Leno Bill Implements New Drug Sentencing Reforms for California

February 27, 2013

 SACRAMENTO – Senator Mark Leno has introduced new legislation that reforms California’s drug sentencing laws for simple possession. SB 649 allows counties to significantly reduce incarceration costs by giving prosecutors the flexibility to charge low-level, non-violent drug offenses as misdemeanors instead of felonies. The bill also gives judges discretion to deem a non-violent drug possession offense to be either a misdemeanor or felony after consideration of the offense and the defendant’s record. SB 649, which does not apply to anyone involved in selling, manufacturing or possessing drugs for sale, will help alleviate overcrowding in county jails, ease pressure on California’s court system and result in millions of dollars in annual savings for local governments.

“If we want safer communities, our collective goal for low-level drug offenders should be helping to ensure that they get the rehabilitation they need to successfully reenter their communities,” said Sen. Mark Leno, D-San Francisco. “Instead, we sentence them to long terms, offer them no treatment while incarcerated and release them back into our communities with few job prospects.  This proposal gives prosecutors the option to reduce penalties so counties can reinvest in proven alternatives that would benefit minor offenders and save limited jail space for serious criminals.”

SB 649 will significantly reduce jail spending and allow local governments to dedicate resources to probation, drug treatment and mental health services that have proven most effective in reducing crime. It will also help law enforcement rededicate resources to more serious offenders. The Legislative Analyst’s Office estimates reducing penalties for drug possession will save counties about $159 million annually.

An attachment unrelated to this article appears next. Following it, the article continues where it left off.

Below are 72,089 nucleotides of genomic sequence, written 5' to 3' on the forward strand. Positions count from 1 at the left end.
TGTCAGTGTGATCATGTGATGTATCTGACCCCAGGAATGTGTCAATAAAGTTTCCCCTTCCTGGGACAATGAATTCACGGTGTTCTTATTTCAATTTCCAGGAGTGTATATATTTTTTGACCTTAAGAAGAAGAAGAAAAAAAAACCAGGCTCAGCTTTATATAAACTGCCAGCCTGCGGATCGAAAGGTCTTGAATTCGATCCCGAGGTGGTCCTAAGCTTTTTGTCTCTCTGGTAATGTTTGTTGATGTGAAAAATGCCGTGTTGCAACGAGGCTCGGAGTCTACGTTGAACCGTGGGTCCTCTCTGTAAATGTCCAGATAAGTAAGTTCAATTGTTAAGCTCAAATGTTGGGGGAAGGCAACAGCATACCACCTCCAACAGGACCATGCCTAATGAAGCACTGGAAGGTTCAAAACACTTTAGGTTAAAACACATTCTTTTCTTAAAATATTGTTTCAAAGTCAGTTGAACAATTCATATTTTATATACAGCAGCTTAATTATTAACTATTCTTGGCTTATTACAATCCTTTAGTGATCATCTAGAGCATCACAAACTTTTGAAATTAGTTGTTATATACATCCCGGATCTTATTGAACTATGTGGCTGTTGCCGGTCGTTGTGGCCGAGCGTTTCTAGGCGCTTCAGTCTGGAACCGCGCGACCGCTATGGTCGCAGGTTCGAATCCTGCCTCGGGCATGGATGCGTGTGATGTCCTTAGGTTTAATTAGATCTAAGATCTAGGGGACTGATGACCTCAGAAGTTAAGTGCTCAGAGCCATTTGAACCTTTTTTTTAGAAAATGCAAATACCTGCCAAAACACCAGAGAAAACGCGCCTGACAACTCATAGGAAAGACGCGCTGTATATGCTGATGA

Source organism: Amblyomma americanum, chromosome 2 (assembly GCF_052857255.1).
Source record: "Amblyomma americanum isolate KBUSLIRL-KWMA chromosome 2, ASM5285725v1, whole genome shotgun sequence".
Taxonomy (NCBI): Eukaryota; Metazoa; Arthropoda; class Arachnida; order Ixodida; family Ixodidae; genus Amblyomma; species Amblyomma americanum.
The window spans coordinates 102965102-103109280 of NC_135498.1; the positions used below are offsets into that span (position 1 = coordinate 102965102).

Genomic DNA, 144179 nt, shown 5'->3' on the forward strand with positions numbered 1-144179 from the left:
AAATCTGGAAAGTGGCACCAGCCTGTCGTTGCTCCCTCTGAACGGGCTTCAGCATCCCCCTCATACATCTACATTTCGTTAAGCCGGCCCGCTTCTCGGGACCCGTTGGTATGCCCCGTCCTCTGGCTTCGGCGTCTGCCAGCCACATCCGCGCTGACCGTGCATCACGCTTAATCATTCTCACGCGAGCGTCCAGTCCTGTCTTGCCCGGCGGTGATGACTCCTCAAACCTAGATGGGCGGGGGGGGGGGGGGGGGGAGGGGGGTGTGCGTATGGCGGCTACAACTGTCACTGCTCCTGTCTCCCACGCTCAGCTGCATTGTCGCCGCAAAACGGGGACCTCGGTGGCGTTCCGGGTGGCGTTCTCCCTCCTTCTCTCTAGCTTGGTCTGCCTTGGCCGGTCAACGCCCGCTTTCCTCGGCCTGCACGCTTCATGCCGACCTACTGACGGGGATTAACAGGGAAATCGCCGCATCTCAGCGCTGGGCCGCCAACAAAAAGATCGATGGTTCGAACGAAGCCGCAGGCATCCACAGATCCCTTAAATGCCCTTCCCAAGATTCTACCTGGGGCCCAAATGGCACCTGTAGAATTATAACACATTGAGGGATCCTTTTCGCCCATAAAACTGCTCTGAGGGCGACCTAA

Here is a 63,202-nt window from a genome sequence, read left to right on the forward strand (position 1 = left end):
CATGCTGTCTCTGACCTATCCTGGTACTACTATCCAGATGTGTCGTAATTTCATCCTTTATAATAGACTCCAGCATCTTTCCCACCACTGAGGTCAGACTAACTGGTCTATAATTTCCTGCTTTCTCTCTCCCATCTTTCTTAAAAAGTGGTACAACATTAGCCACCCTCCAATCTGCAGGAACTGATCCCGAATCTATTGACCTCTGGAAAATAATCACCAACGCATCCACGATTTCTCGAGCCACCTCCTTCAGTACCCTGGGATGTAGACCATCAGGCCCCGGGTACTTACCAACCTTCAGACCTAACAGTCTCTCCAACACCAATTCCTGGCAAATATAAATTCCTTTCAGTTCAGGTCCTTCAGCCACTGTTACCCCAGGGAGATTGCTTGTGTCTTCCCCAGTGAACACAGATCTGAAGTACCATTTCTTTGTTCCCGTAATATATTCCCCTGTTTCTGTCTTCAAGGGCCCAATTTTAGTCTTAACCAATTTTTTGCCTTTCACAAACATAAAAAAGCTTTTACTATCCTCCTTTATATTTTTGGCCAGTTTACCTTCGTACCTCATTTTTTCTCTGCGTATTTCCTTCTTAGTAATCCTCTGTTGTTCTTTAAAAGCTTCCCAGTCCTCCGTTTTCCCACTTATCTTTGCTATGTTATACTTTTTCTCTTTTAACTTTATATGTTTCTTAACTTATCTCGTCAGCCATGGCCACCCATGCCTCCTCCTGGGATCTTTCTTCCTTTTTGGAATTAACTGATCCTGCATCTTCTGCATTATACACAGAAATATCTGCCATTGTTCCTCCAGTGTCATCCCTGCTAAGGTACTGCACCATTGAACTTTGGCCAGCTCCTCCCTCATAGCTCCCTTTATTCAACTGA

The bill is co-sponsored by the ACLU (American Civil Liberties Union), Drug Policy Alliance, NAACP (National Association for the Advancement of Colored People), California Public Defenders Association, William C. Velasquez Institute, Californians for Safety and Justice and Friends Committee on Legislation.

“Revising California’s harsh drug possession penalty will enable counties to significantly reduce needless and costly incarceration in response to drug possession,” said Margaret Dooley-Sammuli, Senior Criminal Justice and Drug Policy Advocate for the ACLU of California. “Counties that don’t want to repeat the state’s over-reliance on incarceration must invest their limited resources in the kinds of community-based treatment, rehabilitation, and education programs proven to reduce recidivism, prevent crime, and make our communities safer and healthier.”

Across the country, 13 states, the District of Columbia, and the federal government treat drug possession as a misdemeanor. Drug crime is not higher in those states. A statewide poll conducted by Tulchin Research late last year showed that an overwhelming majority of Californians support this type of drug sentencing reform, with 75% of Californians favoring investment in prevention and alternatives to jail for non-violent offenders. In addition, 62% of Californians agree that the penalty for possessing a small amount of illegal drugs for personal use should be reduced to a misdemeanor.

“SB 649 provides an important opportunity for a nonviolent drug offender to avoid a felony conviction that saddles him or her with debilitating collateral consequences, including barriers to employment, housing, public benefits, student loans and business licenses,” said Lynne Lyman, California State Director for the Drug Policy Alliance. “Given our criminal justice system’s disproportionate number of drug offense convictions for minorities, despite similar levels of drug use and selling among all races, this bill is poised to have a tremendous positive impact for families and communities of color.”

SB 649 will be heard in the Senate Public Safety Committee this spring.

For media inquiries, please contact Ali Bay at (916) 651-4011 or ali.bay@sen.ca.gov.

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